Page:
Is HPV Transmitted From Swimming Pool?

HPV Contamination Risk at Swimming Pool

The HPV virus (Human Papilomavirus) is spread by contact with the skin and mucous membranes: a person who has an infection can have a sexual intercourse with a vaginal, anal, or possibly a network, or a finger through the person's genitals. The risk of contamination is almost negligible with HPV hugging, shaking, bathing or showering.

There are studies showing that there may be a risk of HPV contamination in public areas where there may be barefoot contact, and there may be more HPV contamination in indoor pools than open pools (source >> Communal showers and the risk of plantarwarts). The use of swimming pools or other body areas to cover the warts with a tape or wearing a protective socks does not prevent the risk of HPV infection in the pool (source >> Should verrucas be coveredwhile swimming?). In fact, the highest risk of infection with HPV virus, pool or gyms are available in the common locker rooms and showers. It usually occurs as warts in the soles or under the toes of the feet (plantar warts; wart, verrucae). They are quite common in children and are usually caused by walking barefoot on the floor of the dressing room or in a swimming pool. It is the most appropriate measure (source: Human papillomavirus) for people with warts to cover their feet or wear shoes with people who do not wear shoes such as swimming pools or gyms in public places. A scientific study was published in 2015, demonstrating the initial detection of papillomaviruses (HPV8, 12, 23, 25, 120, and unclassified HPV subgroup) and polyomaviruses in swimming pool waters >> First detection of papillomaviruses and polyomaviruses in swimming pool waters: unrecognized recreational water‐related pathogens?

In general, disinfectants and chemicals used in swimming pools reduce HPV virus infectivity considerably; The risk of HPV transmission is considered to be higher in the pool edge and common shower areas, especially where the soles of the soles are in contact and the stationary water is present.

In pools disinfected with chlorine, many resistant microorganisms can grow. The regular using of chlorine into a stationary water in contact with the active areas of infection on the body of people entering the pool alone cannot prevent all infections. Of course, it would be more appropriate if the pool water was changed regularly. Pool water disinfection without using a chemical product such as ionization method, also avoids possible side effects of chlorine.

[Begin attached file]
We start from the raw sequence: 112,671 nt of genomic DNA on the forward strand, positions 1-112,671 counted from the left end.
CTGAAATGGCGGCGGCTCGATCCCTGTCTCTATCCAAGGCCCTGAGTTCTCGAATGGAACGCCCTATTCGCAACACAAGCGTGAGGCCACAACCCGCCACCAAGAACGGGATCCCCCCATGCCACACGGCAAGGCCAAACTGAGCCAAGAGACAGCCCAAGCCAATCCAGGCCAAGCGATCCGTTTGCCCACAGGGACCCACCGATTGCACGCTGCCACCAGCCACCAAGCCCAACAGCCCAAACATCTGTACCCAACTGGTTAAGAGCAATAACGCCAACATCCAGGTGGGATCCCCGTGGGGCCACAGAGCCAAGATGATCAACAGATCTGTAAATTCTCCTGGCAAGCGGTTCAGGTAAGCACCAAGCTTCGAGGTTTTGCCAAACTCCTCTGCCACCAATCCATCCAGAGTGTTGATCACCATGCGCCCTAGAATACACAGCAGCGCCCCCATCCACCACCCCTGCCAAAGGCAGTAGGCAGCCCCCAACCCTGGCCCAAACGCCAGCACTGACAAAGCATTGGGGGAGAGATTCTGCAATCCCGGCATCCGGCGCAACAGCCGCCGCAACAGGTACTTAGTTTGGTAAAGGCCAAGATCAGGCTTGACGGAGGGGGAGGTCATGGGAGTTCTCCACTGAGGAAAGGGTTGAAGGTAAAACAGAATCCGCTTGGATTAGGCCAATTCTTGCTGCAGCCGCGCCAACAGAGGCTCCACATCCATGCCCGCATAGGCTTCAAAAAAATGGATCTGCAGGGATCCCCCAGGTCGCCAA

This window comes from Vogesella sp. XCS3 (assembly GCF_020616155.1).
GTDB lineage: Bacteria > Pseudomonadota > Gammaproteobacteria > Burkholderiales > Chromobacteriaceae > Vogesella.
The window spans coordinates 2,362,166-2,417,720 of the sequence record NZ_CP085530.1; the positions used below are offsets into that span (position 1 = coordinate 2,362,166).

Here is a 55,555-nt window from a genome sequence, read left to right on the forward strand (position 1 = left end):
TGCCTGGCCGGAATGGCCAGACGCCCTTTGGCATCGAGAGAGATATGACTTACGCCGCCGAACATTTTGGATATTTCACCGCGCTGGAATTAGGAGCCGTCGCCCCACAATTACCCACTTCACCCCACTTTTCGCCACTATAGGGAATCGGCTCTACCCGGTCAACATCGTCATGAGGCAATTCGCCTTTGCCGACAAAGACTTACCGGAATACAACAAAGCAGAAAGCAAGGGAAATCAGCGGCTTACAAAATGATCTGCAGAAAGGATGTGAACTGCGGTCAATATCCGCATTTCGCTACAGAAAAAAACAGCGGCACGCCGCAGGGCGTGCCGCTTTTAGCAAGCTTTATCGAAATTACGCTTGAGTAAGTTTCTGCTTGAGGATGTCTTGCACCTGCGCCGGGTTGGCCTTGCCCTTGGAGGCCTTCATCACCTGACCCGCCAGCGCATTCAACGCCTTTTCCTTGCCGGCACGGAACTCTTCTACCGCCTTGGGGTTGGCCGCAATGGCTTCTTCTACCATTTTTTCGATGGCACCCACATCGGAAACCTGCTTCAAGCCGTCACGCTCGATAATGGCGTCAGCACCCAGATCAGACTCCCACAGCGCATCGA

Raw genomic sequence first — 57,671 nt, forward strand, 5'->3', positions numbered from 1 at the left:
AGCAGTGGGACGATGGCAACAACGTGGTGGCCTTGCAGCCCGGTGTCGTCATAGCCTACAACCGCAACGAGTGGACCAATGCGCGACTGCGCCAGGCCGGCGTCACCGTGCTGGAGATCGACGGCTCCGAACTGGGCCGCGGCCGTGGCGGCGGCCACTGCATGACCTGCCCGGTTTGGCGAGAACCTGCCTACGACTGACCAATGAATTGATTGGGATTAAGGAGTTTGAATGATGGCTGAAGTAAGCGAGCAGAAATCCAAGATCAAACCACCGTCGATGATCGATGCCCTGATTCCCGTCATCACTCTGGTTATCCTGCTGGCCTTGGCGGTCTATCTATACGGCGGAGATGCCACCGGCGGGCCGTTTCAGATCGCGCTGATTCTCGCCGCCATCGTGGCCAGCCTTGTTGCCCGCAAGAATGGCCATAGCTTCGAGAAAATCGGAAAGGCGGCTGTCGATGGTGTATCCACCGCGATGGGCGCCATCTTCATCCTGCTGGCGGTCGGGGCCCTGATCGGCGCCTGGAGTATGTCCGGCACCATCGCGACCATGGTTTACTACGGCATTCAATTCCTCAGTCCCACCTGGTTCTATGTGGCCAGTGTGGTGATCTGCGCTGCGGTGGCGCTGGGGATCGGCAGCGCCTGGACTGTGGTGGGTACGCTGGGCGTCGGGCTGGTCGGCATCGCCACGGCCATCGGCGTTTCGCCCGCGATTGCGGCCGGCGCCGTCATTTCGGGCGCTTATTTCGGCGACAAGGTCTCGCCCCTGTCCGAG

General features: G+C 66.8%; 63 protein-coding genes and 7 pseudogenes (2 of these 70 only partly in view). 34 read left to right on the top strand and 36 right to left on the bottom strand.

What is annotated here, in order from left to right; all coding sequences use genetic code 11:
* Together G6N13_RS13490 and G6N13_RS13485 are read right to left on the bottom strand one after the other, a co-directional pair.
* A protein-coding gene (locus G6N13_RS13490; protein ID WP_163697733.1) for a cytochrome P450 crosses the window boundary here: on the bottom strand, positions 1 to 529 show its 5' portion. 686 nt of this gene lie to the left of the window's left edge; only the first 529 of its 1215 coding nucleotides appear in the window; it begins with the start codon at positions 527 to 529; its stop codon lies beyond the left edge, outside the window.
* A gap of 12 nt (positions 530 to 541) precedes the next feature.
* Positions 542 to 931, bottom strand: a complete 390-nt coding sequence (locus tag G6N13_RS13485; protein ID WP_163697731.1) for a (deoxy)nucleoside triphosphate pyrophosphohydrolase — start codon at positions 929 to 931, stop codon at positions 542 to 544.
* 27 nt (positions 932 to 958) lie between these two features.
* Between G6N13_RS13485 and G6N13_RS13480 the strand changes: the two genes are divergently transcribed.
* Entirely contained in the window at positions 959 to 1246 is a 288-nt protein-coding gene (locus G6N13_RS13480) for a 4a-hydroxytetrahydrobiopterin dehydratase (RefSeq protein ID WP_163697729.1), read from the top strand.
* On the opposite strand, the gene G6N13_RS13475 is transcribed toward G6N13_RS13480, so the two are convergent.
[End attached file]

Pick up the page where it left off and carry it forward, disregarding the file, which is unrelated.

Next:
Is HPV Transmitted From Swimming Pool?

Popular disinfectants don't kill HPV!

Commonly used disinfectants cannot prevent the HPV virus from being transmitted non-sexually from surfaces. According to researchers from Penn State Medical School and Brigham Young University, changes in policies related to disinfection in hospitals and public areas are needed due to this situation (source >> Popular disinfectants do not kill HPV). In this study for HPV virus using 11 common disinfectants evaluated the results. These disinfectants included those made of ethanol and isopropanol; These are common substances in surface disinfectants and hand disinfectants used in both public and health care settings. Examination of these hand disinfectants is important because other studies have shown high HPV DNA levels in the fingers of patients with existing genital infections. Although HPV is sensitive to some disinfectants including hypochlorite and peracetic acid, it is resistant to alcohol-based disinfectants. Chemical disinfectants in hand disinfectants are widely used to prevent the spread of infectious diseases in the general population. In the study, it was emphasized that, unless bleach or autoclaving is used in the hospital environment, the human papilloma virus does not die and the potential spread of HPV may persist.

In other words, regular deletion of pool edges with such disinfectants does not preclude HPV contamination.

Murat Enoz, MD, Otorhinolaryngology, Head and Neck Surgeon - ENT Doctor in Istanbul

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